Cuffs, collars, sleeves, and yokes

The Kent shirtmaker. Just about the last of its kind. It stands at the top of the road on a leafy hill, twenty miles outside London, in a Victorian-era workhouse, where over three narrow floors, shirts — and some neckties — of unimpeachable quality are hand-cut, sewn, and finished.

The hand-made shirtmaking business is a staggeringly labour-intensive one, and has gone on, much the same, on these premises, for very nearly one-hundred years. The scale of operation here has been pared-back in recent months, and the focus now is on small runs and bespoke finishing, for which there is still a healthy, mostly domestic, demand.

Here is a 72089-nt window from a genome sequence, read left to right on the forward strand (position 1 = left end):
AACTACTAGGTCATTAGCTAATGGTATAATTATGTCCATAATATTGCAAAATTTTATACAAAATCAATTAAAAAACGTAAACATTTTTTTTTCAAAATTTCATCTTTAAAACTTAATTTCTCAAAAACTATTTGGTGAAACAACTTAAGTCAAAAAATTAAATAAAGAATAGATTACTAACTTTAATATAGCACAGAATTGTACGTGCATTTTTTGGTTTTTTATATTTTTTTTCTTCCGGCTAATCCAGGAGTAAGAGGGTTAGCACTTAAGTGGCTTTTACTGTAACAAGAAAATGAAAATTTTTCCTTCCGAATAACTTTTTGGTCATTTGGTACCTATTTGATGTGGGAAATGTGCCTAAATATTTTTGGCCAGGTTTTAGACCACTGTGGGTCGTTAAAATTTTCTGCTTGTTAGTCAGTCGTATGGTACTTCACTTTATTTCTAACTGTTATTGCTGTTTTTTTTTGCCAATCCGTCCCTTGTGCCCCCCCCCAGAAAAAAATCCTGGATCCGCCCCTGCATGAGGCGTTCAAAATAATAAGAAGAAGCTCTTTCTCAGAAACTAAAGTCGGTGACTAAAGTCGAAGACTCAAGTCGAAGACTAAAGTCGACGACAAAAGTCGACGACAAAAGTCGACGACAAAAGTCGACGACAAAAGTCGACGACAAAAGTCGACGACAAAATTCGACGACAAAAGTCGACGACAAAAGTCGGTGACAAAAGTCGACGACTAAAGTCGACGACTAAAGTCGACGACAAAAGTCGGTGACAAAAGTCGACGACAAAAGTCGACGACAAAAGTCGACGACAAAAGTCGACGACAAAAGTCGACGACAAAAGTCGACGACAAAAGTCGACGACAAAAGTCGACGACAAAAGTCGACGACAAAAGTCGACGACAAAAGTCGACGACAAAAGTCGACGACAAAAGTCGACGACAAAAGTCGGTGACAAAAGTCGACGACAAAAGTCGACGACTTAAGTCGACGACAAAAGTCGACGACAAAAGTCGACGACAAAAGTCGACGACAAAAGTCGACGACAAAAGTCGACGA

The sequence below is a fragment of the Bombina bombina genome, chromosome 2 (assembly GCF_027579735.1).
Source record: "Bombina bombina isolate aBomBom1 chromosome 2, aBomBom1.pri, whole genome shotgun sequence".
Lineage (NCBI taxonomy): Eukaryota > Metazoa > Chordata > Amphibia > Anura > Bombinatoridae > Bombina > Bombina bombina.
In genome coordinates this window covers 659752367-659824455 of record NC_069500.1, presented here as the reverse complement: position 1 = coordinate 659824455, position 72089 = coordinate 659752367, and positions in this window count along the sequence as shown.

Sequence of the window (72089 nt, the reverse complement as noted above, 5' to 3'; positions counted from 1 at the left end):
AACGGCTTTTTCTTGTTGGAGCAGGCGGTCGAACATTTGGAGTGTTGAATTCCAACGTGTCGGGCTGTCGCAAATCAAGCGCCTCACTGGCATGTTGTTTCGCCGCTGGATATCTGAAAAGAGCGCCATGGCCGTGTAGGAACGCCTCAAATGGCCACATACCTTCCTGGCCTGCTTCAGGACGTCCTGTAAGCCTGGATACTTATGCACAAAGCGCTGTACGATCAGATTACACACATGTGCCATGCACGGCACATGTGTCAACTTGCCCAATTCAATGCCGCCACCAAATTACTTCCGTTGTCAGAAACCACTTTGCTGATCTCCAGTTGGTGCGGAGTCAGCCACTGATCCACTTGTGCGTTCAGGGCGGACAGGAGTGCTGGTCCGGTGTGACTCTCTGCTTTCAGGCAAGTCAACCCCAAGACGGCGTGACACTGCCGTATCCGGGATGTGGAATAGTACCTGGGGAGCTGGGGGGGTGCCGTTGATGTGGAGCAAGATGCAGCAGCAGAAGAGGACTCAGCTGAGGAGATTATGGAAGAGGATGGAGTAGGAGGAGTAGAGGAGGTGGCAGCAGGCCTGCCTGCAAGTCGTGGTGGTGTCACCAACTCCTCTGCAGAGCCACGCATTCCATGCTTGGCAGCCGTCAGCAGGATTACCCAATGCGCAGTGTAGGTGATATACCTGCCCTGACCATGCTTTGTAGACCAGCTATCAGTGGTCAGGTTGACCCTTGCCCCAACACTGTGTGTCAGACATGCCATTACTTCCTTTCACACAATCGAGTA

There’s plenty more to say about the shirtmaker in Kent — maker of the Kelly collar shirt, among others — and about its characters and contraptions, and it is all done here.